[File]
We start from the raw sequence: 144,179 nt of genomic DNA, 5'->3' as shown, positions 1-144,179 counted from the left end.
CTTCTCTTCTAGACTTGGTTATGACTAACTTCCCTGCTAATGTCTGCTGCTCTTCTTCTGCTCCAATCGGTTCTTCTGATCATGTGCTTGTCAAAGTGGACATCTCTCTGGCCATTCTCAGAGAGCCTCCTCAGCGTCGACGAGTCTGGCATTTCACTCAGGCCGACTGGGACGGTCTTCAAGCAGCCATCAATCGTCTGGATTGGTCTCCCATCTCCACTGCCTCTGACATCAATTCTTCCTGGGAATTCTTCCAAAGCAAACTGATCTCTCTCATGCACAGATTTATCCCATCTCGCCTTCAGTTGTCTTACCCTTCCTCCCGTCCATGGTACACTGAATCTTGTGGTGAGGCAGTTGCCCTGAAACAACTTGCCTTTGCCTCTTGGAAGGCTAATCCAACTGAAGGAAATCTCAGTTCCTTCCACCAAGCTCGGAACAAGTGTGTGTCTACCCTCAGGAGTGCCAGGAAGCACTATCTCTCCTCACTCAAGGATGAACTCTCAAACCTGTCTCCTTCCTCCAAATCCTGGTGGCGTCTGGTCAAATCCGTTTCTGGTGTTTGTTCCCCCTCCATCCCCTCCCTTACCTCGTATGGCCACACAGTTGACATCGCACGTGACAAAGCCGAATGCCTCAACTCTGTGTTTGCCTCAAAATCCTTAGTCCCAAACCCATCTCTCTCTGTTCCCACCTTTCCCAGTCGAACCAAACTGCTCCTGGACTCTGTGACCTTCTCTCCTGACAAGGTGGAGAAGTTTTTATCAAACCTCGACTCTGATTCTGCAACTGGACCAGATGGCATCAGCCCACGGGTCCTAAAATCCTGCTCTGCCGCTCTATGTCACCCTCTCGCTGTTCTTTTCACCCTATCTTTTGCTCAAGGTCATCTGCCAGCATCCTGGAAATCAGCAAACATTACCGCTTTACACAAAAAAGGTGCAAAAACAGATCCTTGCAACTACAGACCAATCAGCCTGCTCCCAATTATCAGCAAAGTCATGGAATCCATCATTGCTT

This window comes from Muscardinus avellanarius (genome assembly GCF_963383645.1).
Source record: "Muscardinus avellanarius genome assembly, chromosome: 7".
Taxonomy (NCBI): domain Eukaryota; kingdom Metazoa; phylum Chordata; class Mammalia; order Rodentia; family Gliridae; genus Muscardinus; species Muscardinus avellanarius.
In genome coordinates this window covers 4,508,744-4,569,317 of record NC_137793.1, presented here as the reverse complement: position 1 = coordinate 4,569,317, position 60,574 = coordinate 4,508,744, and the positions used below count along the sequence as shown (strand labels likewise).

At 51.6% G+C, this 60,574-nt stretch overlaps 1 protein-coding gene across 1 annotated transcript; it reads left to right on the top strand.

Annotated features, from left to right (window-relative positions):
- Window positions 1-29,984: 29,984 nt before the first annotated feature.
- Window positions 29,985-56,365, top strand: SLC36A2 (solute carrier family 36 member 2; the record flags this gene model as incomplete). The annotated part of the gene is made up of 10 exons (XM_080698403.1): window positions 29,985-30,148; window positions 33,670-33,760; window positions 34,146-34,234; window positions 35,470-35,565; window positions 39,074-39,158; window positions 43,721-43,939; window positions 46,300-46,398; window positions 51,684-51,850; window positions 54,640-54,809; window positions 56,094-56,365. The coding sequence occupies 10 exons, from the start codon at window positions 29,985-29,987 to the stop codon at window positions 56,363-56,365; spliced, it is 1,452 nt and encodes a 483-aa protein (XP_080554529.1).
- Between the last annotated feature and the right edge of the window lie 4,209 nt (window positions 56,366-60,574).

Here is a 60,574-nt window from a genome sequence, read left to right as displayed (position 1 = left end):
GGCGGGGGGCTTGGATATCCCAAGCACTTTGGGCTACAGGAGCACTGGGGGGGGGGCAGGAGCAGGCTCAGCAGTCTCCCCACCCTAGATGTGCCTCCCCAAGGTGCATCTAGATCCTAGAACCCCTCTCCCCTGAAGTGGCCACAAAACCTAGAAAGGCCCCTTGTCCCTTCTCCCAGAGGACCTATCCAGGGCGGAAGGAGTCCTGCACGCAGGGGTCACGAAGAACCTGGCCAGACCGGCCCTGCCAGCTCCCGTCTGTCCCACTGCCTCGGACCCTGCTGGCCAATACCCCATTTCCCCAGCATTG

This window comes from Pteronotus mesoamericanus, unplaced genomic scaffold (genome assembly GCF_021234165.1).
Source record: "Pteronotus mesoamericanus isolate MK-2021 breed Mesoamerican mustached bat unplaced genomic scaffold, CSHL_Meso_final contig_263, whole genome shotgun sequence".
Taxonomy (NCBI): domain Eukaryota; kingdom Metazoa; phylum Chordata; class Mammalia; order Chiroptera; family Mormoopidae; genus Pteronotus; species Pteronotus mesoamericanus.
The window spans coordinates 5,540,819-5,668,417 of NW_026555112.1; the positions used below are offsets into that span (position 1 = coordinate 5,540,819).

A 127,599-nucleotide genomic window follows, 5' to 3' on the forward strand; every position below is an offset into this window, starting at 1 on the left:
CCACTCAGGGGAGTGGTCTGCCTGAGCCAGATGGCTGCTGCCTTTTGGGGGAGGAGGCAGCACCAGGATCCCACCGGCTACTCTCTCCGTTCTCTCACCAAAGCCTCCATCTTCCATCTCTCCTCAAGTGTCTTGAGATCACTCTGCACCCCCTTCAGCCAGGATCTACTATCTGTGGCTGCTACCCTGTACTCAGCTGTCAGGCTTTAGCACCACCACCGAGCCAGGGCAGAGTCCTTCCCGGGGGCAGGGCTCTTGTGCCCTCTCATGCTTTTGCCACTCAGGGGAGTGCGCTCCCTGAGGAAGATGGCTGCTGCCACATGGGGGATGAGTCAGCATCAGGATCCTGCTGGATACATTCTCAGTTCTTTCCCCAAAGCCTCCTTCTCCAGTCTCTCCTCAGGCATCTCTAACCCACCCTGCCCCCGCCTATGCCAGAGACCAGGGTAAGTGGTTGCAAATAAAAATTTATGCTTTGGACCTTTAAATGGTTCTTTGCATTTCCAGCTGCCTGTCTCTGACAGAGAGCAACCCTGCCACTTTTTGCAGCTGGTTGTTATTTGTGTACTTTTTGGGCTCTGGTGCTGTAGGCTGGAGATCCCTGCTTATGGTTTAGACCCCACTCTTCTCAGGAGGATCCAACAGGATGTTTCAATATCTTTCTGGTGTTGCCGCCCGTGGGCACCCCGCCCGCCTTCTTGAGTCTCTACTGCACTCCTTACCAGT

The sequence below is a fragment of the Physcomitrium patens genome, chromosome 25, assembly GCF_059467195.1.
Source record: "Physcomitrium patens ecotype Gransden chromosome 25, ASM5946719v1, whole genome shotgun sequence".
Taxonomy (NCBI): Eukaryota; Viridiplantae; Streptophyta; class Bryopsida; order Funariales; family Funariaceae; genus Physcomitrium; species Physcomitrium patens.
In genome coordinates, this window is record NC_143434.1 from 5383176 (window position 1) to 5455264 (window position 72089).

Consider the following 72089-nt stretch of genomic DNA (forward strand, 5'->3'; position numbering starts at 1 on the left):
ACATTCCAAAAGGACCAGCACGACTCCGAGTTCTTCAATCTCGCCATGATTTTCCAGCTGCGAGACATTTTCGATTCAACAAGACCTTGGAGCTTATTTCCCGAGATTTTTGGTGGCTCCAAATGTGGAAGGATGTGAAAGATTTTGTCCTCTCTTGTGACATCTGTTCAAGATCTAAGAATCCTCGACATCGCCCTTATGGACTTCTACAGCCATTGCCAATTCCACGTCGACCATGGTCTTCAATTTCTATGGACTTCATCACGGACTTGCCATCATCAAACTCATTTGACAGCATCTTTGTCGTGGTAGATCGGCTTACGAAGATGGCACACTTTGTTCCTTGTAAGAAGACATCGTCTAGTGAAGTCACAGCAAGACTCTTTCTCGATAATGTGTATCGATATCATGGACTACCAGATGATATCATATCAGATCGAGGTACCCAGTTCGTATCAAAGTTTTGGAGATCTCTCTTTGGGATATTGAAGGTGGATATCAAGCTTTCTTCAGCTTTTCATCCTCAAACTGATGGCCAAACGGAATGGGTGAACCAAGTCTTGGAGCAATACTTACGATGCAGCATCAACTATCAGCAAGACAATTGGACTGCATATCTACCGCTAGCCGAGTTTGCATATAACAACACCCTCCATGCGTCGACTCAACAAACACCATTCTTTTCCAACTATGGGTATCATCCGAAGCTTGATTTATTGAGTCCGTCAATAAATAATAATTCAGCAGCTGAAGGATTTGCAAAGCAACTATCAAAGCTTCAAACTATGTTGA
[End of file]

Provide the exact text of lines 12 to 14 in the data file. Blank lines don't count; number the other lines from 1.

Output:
Here is a 60,574-nt window from a genome sequence, read left to right as displayed (position 1 = left end):
GGCGGGGGGCTTGGATATCCCAAGCACTTTGGGCTACAGGAGCACTGGGGGGGGGGCAGGAGCAGGCTCAGCAGTCTCCCCACCCTAGATGTGCCTCCCCAAGGTGCATCTAGATCCTAGAACCCCTCTCCCCTGAAGTGGCCACAAAACCTAGAAAGGCCCCTTGTCCCTTCTCCCAGAGGACCTATCCAGGGCGGAAGGAGTCCTGCACGCAGGGGTCACGAAGAACCTGGCCAGACCGGCCCTGCCAGCTCCCGTCTGTCCCACTGCCTCGGACCCTGCTGGCCAATACCCCATTTCCCCAGCATTG

This window comes from Pteronotus mesoamericanus, unplaced genomic scaffold (genome assembly GCF_021234165.1).